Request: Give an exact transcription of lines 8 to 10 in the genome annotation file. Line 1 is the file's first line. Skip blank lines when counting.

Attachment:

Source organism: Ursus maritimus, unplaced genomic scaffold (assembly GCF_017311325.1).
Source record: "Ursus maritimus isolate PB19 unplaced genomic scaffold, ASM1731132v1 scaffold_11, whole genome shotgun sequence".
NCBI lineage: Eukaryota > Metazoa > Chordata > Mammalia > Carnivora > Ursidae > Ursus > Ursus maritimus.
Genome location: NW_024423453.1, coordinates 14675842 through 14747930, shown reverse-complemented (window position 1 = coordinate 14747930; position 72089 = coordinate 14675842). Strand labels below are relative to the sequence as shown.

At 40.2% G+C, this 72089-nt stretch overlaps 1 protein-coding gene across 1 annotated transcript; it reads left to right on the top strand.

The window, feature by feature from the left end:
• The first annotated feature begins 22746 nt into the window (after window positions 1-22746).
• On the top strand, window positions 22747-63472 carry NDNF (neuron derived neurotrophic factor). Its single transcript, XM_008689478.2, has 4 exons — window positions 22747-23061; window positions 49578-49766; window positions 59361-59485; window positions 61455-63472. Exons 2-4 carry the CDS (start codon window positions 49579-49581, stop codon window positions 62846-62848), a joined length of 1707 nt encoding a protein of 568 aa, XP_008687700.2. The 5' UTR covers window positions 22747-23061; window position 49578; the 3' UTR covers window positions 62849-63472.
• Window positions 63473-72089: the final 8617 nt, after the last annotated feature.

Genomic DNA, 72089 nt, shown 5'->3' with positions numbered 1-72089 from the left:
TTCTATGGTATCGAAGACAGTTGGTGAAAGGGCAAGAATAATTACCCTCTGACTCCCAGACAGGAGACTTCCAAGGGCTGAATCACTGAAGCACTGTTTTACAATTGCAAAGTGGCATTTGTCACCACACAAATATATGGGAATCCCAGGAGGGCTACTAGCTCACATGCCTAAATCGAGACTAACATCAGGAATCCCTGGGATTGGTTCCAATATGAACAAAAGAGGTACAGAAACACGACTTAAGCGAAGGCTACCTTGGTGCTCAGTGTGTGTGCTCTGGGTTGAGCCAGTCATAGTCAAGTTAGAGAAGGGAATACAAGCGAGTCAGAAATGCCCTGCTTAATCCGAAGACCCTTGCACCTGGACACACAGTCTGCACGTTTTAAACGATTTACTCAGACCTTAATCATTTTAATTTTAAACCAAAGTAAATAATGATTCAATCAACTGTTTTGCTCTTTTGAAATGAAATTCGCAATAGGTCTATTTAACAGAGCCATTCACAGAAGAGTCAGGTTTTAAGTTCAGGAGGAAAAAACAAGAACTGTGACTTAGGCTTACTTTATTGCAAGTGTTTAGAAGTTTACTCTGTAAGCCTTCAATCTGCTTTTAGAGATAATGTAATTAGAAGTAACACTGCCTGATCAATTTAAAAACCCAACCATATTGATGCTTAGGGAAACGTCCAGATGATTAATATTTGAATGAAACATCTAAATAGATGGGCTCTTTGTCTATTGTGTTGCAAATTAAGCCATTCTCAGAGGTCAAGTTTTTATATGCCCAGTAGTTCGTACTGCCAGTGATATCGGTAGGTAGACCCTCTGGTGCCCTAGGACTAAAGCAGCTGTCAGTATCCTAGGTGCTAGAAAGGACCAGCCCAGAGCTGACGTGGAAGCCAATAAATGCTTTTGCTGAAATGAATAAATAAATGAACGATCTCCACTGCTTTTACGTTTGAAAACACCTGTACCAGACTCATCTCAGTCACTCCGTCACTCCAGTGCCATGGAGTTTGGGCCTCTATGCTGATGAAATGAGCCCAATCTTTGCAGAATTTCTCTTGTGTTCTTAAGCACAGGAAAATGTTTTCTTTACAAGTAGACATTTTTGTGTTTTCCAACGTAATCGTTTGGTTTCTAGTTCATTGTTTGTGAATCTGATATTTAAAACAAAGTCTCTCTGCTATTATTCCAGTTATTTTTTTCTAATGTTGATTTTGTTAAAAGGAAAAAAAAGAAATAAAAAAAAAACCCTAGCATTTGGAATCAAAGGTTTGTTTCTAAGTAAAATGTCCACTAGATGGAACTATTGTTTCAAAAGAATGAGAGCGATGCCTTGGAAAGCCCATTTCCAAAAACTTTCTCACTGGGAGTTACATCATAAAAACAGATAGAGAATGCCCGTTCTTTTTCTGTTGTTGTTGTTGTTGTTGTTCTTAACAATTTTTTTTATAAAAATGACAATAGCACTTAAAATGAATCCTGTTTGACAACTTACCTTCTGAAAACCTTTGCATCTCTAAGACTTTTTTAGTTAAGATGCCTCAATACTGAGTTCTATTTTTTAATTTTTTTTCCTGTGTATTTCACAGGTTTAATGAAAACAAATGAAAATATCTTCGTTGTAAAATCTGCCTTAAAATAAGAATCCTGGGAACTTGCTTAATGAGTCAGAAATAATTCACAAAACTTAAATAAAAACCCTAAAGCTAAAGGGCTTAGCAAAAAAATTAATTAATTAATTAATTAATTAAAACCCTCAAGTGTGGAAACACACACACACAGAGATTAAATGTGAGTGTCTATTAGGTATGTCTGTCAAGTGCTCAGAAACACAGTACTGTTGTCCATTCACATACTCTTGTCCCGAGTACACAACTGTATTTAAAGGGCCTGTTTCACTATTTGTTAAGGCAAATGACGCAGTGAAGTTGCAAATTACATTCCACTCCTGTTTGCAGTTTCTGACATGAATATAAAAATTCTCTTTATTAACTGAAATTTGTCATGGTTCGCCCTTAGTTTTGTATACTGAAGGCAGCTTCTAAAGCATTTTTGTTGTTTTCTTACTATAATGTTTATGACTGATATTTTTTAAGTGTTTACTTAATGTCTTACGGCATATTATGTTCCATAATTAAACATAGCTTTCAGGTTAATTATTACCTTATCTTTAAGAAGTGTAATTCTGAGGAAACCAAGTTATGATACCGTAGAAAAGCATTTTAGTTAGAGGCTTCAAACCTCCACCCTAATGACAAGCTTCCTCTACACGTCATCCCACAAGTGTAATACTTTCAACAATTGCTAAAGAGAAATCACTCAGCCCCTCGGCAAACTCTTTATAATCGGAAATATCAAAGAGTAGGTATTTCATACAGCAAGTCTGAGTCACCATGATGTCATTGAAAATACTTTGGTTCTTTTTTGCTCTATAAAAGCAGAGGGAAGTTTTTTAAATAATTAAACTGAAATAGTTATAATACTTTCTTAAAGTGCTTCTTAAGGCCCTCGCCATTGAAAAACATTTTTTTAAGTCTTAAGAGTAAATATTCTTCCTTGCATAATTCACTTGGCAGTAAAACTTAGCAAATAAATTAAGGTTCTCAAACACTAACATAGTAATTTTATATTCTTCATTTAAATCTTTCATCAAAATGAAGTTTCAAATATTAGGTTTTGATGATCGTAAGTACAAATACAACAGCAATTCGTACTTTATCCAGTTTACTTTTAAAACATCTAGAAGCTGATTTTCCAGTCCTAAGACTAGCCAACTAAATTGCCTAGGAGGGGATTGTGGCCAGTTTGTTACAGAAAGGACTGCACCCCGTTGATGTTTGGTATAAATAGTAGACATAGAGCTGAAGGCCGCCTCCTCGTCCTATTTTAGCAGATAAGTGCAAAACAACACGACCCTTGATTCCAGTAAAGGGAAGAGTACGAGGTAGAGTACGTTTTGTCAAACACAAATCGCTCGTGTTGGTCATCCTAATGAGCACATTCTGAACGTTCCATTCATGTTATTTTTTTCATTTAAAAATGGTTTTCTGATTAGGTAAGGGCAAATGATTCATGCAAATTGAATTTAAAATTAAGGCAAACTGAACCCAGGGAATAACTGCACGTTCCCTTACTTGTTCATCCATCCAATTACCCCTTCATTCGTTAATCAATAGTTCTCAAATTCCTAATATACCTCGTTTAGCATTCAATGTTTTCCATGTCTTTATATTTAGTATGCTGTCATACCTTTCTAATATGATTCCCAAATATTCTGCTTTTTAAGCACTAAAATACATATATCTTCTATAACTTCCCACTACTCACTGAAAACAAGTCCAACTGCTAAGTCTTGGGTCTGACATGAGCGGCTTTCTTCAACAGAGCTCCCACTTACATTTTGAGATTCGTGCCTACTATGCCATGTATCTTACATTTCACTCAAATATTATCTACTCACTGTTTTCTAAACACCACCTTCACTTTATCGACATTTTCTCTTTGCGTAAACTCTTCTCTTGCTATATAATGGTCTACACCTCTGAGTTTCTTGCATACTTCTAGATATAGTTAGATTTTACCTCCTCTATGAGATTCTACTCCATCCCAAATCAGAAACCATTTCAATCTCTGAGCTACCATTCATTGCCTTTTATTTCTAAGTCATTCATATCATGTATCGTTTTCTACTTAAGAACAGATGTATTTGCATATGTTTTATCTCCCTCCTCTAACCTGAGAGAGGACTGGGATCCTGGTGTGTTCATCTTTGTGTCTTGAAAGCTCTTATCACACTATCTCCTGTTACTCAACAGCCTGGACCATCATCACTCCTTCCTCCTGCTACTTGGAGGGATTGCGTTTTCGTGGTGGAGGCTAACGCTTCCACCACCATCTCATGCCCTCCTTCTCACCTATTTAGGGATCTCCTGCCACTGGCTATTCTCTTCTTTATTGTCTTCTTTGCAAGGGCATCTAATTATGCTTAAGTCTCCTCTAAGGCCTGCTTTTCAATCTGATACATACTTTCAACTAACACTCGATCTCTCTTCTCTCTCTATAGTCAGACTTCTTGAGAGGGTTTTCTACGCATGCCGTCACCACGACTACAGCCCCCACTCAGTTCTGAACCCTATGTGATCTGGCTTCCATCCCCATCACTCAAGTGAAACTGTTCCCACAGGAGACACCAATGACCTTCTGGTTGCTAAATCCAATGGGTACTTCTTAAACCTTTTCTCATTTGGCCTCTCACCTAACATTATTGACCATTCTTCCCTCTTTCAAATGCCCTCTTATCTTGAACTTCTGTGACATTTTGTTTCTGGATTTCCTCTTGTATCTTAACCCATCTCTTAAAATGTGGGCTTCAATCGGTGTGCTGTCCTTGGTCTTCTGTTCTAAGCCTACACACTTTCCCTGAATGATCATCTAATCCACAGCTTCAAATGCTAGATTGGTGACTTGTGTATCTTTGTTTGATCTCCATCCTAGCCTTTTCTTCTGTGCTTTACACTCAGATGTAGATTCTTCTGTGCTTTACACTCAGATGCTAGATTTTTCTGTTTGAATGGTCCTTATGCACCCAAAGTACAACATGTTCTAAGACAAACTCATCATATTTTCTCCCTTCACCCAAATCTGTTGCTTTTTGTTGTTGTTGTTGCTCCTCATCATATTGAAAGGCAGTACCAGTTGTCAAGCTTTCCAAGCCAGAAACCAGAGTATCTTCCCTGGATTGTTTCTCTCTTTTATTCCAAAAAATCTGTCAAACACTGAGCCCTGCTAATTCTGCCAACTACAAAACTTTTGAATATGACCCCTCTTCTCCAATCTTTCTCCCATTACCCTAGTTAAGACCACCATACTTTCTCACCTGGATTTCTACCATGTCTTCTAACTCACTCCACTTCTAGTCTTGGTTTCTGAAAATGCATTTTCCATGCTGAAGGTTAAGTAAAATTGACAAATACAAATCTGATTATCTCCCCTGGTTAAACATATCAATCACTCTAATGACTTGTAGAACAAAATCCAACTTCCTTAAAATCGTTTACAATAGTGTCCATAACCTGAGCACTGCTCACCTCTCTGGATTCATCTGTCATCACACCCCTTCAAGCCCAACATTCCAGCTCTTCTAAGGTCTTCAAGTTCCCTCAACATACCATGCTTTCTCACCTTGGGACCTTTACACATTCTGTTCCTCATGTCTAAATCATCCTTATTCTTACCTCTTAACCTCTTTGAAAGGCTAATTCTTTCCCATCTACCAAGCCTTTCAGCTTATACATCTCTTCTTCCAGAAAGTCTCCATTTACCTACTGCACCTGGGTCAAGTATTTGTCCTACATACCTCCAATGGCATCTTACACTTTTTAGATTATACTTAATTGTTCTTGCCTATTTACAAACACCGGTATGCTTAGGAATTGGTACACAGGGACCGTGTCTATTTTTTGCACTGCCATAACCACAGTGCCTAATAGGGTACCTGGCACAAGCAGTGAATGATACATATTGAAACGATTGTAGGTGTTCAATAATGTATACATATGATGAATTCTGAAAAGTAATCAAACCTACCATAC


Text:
• On the top strand, window positions 22747-63472 carry NDNF (neuron derived neurotrophic factor). Its single transcript, XM_008689478.2, has 4 exons — window positions 22747-23061; window positions 49578-49766; window positions 59361-59485; window positions 61455-63472. Exons 2-4 carry the CDS (start codon window positions 49579-49581, stop codon window positions 62846-62848), a joined length of 1707 nt encoding a protein of 568 aa, XP_008687700.2. The 5' UTR covers window positions 22747-23061; window position 49578; the 3' UTR covers window positions 62849-63472.
• Window positions 63473-72089: the final 8617 nt, after the last annotated feature.

Genomic DNA, 72089 nt, shown 5'->3' with positions numbered 1-72089 from the left: